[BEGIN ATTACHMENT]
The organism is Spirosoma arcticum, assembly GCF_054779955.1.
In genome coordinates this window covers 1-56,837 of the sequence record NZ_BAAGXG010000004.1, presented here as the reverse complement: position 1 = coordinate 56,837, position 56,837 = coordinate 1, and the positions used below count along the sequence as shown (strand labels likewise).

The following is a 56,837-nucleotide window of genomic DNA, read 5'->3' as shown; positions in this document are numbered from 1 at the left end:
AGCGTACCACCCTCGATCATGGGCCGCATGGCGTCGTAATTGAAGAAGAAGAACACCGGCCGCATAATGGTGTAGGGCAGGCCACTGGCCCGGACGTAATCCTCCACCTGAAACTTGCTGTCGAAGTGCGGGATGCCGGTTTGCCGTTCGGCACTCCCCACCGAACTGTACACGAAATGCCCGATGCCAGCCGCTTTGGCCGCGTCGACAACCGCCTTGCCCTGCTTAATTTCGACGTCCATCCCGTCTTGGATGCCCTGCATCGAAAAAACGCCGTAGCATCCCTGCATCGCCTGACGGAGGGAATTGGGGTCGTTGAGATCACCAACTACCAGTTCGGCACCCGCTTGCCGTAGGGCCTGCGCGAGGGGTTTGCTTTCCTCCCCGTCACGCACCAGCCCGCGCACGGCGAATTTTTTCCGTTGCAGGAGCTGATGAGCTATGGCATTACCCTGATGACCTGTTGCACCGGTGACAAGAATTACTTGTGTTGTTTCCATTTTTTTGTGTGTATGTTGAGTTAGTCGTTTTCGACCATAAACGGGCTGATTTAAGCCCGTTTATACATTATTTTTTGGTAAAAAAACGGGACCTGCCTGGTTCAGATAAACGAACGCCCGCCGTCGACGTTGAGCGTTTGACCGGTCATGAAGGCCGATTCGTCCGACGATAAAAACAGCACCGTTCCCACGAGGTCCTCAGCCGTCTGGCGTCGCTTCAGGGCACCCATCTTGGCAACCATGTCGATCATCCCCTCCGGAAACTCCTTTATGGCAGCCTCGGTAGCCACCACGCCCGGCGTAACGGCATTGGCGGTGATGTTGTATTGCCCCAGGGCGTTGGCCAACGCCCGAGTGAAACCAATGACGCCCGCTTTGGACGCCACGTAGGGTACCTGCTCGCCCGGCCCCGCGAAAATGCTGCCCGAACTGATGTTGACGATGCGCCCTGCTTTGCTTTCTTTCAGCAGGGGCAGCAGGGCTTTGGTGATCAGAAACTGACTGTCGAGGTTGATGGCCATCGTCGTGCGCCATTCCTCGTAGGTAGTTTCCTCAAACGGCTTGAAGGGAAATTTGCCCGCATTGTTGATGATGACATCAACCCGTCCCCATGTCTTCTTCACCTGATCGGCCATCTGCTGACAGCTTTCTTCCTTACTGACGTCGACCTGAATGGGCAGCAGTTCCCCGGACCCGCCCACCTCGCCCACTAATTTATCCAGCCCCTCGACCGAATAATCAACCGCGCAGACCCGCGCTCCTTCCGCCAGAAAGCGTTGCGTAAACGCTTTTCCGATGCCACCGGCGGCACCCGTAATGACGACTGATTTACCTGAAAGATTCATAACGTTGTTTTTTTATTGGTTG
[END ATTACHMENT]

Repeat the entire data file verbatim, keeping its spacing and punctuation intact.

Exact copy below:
The organism is Spirosoma arcticum, assembly GCF_054779955.1.
In genome coordinates this window covers 1-56,837 of the sequence record NZ_BAAGXG010000004.1, presented here as the reverse complement: position 1 = coordinate 56,837, position 56,837 = coordinate 1, and the positions used below count along the sequence as shown (strand labels likewise).

The following is a 56,837-nucleotide window of genomic DNA, read 5'->3' as shown; positions in this document are numbered from 1 at the left end:
AGCGTACCACCCTCGATCATGGGCCGCATGGCGTCGTAATTGAAGAAGAAGAACACCGGCCGCATAATGGTGTAGGGCAGGCCACTGGCCCGGACGTAATCCTCCACCTGAAACTTGCTGTCGAAGTGCGGGATGCCGGTTTGCCGTTCGGCACTCCCCACCGAACTGTACACGAAATGCCCGATGCCAGCCGCTTTGGCCGCGTCGACAACCGCCTTGCCCTGCTTAATTTCGACGTCCATCCCGTCTTGGATGCCCTGCATCGAAAAAACGCCGTAGCATCCCTGCATCGCCTGACGGAGGGAATTGGGGTCGTTGAGATCACCAACTACCAGTTCGGCACCCGCTTGCCGTAGGGCCTGCGCGAGGGGTTTGCTTTCCTCCCCGTCACGCACCAGCCCGCGCACGGCGAATTTTTTCCGTTGCAGGAGCTGATGAGCTATGGCATTACCCTGATGACCTGTTGCACCGGTGACAAGAATTACTTGTGTTGTTTCCATTTTTTTGTGTGTATGTTGAGTTAGTCGTTTTCGACCATAAACGGGCTGATTTAAGCCCGTTTATACATTATTTTTTGGTAAAAAAACGGGACCTGCCTGGTTCAGATAAACGAACGCCCGCCGTCGACGTTGAGCGTTTGACCGGTCATGAAGGCCGATTCGTCCGACGATAAAAACAGCACCGTTCCCACGAGGTCCTCAGCCGTCTGGCGTCGCTTCAGGGCACCCATCTTGGCAACCATGTCGATCATCCCCTCCGGAAACTCCTTTATGGCAGCCTCGGTAGCCACCACGCCCGGCGTAACGGCATTGGCGGTGATGTTGTATTGCCCCAGGGCGTTGGCCAACGCCCGAGTGAAACCAATGACGCCCGCTTTGGACGCCACGTAGGGTACCTGCTCGCCCGGCCCCGCGAAAATGCTGCCCGAACTGATGTTGACGATGCGCCCTGCTTTGCTTTCTTTCAGCAGGGGCAGCAGGGCTTTGGTGATCAGAAACTGACTGTCGAGGTTGATGGCCATCGTCGTGCGCCATTCCTCGTAGGTAGTTTCCTCAAACGGCTTGAAGGGAAATTTGCCCGCATTGTTGATGATGACATCAACCCGTCCCCATGTCTTCTTCACCTGATCGGCCATCTGCTGACAGCTTTCTTCCTTACTGACGTCGACCTGAATGGGCAGCAGTTCCCCGGACCCGCCCACCTCGCCCACTAATTTATCCAGCCCCTCGACCGAATAATCAACCGCGCAGACCCGCGCTCCTTCCGCCAGAAAGCGTTGCGTAAACGCTTTTCCGATGCCACCGGCGGCACCCGTAATGACGACTGATTTACCTGAAAGATTCATAACGTTGTTTTTTTATTGGTTG